WASHINGTON, D.C. — Illinois' senators expressed disappointment Wednesday with the Air Force's decision not to select Scott Air Force Base as a candidate for its next generation aerial refueling tankers.
The Air Force selected five candidate locations after a review of existing refueling bases and may consider Scott for later tranches of the KC-46A aircraft.
U.S. Rep. Bill Enyart, D-Belleville, a freshman congressman who was just appointed to the House Armed Services Committee, released through a spokesman a statement Wednesday night in which he promised to do all he could to get Scott on the Air Force candidate list.
"Bill's top priority in congress is fighting for jobs while also protecting Scott Air Force Base," said Jason Bresler, Enyart's chief of staff. "This is why he is very happy to be on the House Armed Services Committee ... Bill is the best qualified person to fight for Scott."
"I am very disappointed in the Air Force's decision not to select Scott Air Force Base -- one of our nation's most important and valuable air bases -- as a location for the KC-46A refueling tanker," said Sen. Dick Durbin, D-Illinois. "I will continue to work with my Senate colleagues and the Air Force on all future opportunities to utilize Scott's central location, superior infrastructure, and skilled and experienced workforce."
U.S. Sen. Mark Kirk, R-Illinois, expressed concern and disappointment over the Air Force decision.
"I am also concerned that Scott did not receive a site visit from Air Mobility Command until just yesterday. Scott'scentral location, capable Guard members, and proven track record make it an ideal candidate to serve as the Air National Guard-led Main Operating Base 2," Kirk said.
U.S. Rep. John Shimkus, R-Collinsville, said in a statement that he is disapponted with the Air Force decision, but "I am not down on Scott. With Scott housing the Transportation Command, AMC, SDDC, and additional wings and agencies, I am certain of its major role within the military. We always want to add more duties at Scott and will continue to work in a regional, bicameral, and bipartisan way toward that goal."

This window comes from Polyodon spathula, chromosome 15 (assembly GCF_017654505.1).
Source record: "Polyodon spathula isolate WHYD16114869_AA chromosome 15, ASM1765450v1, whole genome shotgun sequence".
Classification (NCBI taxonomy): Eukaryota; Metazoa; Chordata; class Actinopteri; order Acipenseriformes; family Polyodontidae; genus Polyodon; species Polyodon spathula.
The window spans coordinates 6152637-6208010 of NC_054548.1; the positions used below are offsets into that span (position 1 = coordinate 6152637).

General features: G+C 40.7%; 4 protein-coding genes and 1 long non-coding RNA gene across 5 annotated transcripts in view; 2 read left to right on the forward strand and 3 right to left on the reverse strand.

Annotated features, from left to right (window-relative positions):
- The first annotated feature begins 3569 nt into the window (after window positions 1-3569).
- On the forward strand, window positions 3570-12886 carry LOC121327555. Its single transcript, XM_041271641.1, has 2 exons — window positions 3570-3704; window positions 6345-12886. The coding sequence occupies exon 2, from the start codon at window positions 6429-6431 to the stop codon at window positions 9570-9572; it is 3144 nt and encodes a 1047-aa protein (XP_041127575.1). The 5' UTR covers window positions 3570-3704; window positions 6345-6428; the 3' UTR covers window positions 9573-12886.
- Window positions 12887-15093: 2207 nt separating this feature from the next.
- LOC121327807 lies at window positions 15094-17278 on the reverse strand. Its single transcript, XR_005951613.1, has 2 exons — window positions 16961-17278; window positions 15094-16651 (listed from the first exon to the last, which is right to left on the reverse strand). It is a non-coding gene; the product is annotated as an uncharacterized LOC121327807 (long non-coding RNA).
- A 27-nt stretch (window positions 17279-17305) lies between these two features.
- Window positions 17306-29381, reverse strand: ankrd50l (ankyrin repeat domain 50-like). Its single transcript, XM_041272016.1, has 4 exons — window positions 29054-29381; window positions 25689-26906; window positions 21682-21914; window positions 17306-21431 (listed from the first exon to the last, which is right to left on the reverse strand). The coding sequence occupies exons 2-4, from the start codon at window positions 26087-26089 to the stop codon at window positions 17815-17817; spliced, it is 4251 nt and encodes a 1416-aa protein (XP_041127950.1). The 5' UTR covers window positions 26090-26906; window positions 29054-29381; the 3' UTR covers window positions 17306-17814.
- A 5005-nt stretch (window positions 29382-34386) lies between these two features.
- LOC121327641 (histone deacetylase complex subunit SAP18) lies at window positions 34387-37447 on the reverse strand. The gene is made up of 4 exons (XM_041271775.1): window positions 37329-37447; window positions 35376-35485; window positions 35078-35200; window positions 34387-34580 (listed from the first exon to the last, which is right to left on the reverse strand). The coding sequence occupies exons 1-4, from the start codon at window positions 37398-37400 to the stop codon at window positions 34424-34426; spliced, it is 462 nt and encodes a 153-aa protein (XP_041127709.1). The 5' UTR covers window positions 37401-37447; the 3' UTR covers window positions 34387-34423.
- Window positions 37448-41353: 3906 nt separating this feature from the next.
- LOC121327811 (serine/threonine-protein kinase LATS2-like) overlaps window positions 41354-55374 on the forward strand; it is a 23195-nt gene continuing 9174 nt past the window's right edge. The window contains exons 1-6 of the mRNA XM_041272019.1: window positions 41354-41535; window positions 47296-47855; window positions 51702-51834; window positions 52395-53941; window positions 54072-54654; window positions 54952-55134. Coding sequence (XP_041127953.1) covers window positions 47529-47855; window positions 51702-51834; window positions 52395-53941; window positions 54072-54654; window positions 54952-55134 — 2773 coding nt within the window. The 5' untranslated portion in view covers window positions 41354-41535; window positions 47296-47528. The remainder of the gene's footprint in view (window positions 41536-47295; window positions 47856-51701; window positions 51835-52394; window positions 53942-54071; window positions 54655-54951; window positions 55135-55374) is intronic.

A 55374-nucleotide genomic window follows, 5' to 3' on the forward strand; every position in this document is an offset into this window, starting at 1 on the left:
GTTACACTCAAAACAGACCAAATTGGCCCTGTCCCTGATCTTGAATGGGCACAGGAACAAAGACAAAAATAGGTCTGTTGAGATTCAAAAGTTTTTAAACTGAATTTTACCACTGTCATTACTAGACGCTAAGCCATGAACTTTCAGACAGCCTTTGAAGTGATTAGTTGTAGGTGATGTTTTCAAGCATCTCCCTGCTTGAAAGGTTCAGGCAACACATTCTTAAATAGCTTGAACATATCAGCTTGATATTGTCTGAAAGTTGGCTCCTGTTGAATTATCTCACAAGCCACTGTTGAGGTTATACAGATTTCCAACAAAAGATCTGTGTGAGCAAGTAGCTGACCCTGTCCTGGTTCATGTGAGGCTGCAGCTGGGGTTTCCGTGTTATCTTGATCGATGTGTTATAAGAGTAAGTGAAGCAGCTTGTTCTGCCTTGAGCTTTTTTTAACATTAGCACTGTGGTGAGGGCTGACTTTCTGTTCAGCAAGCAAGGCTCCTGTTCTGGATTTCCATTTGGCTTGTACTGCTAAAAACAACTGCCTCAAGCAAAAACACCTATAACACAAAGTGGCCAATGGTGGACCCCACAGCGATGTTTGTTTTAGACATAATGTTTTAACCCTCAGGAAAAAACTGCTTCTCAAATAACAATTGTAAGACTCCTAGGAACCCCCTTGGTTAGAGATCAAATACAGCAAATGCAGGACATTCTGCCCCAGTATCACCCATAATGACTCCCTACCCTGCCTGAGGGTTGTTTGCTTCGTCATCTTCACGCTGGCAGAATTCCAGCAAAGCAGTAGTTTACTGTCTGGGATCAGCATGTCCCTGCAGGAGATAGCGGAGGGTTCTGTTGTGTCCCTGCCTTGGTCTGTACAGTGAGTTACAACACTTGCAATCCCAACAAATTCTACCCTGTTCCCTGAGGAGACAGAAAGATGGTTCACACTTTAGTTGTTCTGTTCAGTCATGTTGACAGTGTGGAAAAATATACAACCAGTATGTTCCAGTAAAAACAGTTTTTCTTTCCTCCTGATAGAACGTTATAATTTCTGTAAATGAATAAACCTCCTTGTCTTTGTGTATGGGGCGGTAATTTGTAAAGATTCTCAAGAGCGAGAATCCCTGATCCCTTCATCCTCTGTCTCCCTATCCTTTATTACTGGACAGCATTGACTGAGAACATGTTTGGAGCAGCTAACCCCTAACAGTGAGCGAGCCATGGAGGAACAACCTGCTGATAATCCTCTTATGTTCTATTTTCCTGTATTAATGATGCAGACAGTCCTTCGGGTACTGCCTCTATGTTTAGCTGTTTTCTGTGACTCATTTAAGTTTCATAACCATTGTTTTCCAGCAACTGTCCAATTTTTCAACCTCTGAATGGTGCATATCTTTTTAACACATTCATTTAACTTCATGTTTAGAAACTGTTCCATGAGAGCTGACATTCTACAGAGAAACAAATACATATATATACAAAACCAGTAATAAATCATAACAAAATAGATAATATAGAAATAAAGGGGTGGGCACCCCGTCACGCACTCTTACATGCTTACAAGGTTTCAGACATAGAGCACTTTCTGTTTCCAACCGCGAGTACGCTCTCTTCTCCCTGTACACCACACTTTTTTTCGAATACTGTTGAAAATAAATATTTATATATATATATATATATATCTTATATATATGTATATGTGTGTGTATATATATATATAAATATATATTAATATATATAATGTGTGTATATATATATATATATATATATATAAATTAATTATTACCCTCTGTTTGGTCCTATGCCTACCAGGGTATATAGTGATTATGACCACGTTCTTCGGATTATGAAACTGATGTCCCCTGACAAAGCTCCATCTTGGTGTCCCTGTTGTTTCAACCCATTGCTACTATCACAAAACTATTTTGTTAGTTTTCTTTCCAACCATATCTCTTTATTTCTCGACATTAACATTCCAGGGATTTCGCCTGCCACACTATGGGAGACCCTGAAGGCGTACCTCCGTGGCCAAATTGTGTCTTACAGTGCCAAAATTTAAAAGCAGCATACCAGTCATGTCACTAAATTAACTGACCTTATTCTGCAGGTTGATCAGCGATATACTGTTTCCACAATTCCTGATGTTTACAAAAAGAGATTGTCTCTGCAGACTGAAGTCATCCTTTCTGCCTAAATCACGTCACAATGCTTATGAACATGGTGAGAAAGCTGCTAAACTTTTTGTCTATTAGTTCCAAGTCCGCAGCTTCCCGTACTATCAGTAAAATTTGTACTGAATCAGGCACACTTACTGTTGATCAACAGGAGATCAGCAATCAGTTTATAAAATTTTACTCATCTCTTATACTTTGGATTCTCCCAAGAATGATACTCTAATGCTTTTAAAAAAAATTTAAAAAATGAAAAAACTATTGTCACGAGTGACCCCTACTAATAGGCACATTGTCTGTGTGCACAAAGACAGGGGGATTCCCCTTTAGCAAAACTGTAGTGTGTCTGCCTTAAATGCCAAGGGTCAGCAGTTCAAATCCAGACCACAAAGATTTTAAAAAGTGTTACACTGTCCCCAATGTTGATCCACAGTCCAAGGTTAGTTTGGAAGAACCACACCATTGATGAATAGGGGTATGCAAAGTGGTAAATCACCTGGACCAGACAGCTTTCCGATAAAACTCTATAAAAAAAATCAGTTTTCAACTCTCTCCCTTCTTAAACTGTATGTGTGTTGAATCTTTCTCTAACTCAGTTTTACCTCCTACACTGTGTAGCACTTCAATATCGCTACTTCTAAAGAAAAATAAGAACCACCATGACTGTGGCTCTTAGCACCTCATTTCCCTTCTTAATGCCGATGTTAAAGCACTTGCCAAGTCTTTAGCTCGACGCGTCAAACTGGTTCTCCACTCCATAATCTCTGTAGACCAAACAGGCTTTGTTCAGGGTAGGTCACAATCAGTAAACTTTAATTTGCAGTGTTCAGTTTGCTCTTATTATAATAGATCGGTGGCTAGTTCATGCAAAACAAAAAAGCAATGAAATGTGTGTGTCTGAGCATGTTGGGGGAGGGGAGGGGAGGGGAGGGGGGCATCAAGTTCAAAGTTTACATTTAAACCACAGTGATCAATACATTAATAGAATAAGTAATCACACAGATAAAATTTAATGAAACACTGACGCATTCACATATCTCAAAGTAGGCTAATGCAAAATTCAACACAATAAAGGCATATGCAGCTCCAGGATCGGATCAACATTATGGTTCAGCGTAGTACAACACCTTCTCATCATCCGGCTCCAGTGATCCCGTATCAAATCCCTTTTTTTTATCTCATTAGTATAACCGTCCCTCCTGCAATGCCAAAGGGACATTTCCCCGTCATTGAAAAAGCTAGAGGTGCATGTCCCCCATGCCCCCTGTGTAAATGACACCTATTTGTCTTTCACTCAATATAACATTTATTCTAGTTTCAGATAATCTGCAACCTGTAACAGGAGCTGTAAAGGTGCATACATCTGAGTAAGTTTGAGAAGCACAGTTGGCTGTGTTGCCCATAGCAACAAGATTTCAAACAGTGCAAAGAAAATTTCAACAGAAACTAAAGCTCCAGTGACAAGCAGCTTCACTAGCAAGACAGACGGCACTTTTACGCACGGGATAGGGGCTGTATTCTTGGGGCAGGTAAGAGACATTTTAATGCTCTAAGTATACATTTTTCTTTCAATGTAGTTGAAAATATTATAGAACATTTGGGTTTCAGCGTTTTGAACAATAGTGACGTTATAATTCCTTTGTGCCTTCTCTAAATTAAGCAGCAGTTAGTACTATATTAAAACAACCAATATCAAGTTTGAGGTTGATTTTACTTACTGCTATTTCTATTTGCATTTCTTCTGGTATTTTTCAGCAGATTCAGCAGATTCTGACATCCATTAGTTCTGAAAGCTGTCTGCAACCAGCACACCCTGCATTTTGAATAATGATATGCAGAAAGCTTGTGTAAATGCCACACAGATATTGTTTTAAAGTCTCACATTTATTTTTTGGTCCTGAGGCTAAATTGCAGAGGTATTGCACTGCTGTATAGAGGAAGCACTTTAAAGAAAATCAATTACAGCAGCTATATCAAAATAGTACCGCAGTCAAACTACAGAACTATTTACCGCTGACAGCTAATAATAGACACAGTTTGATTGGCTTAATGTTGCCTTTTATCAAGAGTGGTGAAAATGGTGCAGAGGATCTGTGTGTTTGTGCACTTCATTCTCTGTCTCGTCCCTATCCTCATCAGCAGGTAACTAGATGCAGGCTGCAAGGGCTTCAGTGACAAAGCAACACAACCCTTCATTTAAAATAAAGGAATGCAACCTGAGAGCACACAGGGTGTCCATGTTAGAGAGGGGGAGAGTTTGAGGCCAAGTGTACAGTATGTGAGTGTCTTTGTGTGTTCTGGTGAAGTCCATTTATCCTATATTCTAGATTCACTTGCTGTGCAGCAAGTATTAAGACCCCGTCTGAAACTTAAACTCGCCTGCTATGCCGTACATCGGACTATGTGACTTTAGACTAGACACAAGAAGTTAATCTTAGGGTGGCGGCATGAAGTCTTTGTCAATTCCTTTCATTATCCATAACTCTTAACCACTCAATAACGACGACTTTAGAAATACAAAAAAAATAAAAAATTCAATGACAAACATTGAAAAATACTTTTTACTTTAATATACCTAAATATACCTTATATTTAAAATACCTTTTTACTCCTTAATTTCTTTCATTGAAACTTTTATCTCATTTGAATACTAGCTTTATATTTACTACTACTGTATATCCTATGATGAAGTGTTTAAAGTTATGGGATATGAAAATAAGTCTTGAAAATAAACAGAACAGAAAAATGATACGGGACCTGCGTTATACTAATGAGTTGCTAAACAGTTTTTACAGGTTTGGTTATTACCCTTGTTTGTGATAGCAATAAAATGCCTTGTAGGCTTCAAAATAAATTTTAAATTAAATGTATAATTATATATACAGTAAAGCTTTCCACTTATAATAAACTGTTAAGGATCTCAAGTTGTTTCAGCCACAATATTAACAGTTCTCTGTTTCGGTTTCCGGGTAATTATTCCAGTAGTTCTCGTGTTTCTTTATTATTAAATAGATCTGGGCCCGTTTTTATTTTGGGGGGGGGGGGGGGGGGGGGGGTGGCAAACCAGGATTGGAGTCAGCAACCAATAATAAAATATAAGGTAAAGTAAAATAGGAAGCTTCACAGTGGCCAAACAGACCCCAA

U.S. Rep. Rodney Davis, R-Taylorville, could not be reached for comment Wednesday evening.
The Air Mobility Command is headquartered at Scott, but there are no fighter planes based there.
The aircraft based at Scott consist mainly of the 14 aging KC-135 Stratotankers belonging to the 126th Air Refueling Wing, which moved to the air base from Chicago in 1999, bringing with it about 1,000 jobs.
Chicago-based Boeing Co., which in 2011 won the $40 billion contract to build the KC-46A's, plans to roll out the first set of the new air tankers by 2016.
The KC-46A will replace KC-135s that, in many cases, are more than five decades old. The new aircraft are designed to fly far further and carry heavier payloads than its aging predecessor. While the KC-135 Stratotanker had a top range of 4,000 miles, the KC-46A will be able to cruise nearly 6,400 miles -- an increase of about 60 percent.
The Pentagon plans to buy 179 KC-46As from Boeing and station them at 10 operating bases. The aircraft have an estimated price tag of about $225 million apiece.